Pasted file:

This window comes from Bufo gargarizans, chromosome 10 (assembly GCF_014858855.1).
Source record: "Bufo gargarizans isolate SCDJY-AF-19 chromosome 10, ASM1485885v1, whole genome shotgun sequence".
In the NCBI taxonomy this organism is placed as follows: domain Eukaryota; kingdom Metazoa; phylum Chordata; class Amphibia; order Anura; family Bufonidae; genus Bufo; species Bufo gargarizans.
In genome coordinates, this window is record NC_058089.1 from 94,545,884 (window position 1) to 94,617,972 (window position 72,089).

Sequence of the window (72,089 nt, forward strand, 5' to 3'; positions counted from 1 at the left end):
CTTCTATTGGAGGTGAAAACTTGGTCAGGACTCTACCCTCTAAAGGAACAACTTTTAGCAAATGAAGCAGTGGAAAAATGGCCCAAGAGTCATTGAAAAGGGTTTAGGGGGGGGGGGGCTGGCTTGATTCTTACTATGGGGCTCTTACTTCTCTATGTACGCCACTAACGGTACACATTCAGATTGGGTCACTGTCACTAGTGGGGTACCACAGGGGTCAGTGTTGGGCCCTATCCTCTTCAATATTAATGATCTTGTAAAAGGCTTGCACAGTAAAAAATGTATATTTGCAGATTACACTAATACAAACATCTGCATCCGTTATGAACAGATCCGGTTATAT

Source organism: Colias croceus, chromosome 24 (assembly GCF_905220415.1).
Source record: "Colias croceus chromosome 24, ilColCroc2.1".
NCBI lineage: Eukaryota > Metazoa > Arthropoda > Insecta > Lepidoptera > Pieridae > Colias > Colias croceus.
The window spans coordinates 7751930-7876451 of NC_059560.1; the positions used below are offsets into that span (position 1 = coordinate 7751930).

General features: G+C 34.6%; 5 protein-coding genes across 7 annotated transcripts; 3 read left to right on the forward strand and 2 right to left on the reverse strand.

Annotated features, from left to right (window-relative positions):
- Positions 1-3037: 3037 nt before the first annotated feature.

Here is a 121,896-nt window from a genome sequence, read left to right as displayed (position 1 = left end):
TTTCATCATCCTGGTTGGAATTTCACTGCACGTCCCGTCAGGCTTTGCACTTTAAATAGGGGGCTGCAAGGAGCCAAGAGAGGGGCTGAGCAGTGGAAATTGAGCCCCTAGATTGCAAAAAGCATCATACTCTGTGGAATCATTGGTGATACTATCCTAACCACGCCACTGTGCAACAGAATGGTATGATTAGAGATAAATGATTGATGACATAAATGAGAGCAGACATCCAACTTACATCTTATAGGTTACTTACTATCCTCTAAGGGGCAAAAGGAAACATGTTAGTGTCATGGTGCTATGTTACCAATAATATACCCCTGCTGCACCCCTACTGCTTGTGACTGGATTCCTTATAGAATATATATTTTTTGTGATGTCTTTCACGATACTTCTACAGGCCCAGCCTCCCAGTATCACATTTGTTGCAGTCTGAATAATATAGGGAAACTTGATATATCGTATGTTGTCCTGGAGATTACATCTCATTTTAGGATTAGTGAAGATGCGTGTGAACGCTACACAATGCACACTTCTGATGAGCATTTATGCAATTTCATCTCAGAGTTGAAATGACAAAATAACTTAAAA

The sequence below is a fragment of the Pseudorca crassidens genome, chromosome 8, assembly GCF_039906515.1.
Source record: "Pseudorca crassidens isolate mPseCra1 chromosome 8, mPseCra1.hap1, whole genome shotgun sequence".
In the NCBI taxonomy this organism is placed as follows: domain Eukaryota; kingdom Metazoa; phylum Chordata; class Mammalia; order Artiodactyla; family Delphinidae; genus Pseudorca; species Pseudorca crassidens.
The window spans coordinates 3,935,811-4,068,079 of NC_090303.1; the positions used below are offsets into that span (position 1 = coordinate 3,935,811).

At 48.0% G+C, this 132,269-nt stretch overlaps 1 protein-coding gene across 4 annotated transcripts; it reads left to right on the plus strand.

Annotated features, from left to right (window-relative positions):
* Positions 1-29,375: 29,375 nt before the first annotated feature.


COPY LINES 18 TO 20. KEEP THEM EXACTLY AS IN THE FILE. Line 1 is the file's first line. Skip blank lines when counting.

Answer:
In the NCBI taxonomy this organism is placed as follows: domain Eukaryota; kingdom Metazoa; phylum Chordata; class Mammalia; order Artiodactyla; family Delphinidae; genus Pseudorca; species Pseudorca crassidens.
The window spans coordinates 3,935,811-4,068,079 of NC_090303.1; the positions used below are offsets into that span (position 1 = coordinate 3,935,811).

At 48.0% G+C, this 132,269-nt stretch overlaps 1 protein-coding gene across 4 annotated transcripts; it reads left to right on the plus strand.